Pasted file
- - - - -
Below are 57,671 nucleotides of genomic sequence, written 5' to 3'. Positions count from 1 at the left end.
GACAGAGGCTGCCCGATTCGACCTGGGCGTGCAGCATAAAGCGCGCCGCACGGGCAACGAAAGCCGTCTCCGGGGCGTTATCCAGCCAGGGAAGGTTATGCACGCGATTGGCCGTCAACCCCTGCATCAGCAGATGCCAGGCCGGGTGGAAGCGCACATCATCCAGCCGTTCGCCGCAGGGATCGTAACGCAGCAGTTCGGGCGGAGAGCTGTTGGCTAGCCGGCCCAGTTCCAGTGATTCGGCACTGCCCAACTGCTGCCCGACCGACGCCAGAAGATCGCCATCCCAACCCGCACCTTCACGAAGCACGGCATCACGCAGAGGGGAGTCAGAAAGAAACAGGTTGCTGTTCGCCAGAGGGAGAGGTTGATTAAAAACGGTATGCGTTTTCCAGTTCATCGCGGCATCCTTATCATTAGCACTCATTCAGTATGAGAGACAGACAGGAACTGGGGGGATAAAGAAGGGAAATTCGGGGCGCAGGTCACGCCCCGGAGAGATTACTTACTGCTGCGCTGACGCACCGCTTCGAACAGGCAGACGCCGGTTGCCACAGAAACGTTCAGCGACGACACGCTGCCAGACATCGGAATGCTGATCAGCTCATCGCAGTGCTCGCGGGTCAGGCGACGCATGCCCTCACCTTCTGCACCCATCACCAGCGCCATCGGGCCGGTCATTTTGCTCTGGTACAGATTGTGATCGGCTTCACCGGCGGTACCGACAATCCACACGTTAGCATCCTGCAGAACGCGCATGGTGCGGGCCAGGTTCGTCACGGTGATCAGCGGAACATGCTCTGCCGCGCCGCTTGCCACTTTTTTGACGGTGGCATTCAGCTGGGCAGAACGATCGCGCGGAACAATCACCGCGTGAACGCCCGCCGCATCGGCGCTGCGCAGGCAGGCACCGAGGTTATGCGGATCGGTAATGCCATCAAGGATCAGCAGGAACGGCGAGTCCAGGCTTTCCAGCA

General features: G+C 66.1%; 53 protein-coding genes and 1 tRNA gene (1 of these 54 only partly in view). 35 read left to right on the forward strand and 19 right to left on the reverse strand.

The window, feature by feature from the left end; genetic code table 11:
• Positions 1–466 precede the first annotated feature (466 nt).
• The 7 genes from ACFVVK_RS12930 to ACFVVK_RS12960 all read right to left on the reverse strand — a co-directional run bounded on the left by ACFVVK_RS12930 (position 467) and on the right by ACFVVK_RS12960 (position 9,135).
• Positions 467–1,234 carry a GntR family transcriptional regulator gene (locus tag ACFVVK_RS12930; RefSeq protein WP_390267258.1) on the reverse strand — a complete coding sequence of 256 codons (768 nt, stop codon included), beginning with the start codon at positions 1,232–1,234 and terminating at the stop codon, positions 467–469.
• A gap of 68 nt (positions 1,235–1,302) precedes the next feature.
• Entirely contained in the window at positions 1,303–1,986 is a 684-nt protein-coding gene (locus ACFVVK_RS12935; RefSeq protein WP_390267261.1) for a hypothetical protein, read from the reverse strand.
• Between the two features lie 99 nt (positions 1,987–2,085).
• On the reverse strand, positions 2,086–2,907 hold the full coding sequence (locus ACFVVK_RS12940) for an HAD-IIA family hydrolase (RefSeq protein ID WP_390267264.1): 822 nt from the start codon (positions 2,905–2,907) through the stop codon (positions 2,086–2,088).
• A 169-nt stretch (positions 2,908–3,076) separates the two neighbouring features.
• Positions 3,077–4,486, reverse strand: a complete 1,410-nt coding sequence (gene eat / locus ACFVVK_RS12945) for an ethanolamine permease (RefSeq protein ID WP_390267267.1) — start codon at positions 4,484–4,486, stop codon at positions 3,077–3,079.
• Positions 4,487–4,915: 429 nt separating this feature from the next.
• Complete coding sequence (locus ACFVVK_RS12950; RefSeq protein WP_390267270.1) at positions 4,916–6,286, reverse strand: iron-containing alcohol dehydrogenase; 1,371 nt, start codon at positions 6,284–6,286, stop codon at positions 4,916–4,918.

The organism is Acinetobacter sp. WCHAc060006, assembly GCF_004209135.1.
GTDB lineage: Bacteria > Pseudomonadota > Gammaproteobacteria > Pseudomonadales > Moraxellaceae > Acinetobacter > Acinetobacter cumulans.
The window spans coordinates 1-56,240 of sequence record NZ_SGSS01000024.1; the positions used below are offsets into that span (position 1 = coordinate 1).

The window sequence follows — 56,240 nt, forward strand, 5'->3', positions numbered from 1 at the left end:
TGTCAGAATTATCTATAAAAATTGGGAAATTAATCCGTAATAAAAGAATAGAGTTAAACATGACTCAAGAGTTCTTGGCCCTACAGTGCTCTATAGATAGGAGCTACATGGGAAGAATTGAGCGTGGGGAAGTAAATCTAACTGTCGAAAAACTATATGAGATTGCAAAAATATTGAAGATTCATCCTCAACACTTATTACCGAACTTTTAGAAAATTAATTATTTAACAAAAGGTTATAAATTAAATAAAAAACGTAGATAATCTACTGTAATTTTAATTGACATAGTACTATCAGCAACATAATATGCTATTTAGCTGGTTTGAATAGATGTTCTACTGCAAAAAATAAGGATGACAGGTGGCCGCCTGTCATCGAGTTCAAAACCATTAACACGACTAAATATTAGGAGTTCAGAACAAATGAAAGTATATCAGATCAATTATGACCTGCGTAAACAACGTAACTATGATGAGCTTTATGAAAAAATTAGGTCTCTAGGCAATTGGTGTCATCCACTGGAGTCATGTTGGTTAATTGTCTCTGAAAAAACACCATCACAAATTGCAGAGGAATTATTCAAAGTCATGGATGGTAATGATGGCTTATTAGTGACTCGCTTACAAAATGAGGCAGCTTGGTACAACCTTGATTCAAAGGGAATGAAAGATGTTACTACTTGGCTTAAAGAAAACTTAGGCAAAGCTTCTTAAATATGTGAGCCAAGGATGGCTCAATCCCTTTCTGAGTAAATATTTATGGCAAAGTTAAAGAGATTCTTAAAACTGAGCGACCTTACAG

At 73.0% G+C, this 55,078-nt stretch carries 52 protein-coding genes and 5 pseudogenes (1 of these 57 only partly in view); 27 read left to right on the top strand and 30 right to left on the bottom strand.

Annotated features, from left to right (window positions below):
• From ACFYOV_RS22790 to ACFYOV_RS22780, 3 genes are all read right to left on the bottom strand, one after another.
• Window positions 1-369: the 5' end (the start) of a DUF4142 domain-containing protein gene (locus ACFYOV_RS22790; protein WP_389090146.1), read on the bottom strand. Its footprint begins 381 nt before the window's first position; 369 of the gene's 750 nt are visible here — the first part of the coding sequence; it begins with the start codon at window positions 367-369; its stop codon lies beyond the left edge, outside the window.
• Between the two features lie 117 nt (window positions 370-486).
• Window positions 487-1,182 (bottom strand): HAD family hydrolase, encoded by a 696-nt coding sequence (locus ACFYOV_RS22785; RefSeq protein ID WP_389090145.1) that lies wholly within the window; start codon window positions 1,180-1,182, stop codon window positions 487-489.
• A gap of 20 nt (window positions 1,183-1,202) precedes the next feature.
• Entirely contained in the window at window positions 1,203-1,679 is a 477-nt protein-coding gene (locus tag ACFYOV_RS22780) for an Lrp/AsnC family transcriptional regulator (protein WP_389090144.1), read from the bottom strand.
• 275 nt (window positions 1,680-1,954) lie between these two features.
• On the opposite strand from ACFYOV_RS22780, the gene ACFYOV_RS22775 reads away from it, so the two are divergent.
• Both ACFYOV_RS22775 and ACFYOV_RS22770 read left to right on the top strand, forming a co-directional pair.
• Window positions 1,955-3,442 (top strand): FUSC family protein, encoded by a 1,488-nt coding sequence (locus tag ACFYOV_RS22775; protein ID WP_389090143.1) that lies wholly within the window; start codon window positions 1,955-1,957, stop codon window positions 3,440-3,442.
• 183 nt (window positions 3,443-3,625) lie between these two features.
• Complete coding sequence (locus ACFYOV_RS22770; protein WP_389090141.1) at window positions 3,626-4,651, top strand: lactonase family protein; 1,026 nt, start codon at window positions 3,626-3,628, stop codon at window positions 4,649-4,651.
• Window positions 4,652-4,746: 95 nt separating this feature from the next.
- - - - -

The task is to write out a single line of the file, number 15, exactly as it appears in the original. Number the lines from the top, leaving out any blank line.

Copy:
• Complete coding sequence (locus ACFVVK_RS12950; RefSeq protein WP_390267270.1) at positions 4,916–6,286, reverse strand: iron-containing alcohol dehydrogenase; 1,371 nt, start codon at positions 6,284–6,286, stop codon at positions 4,916–4,918.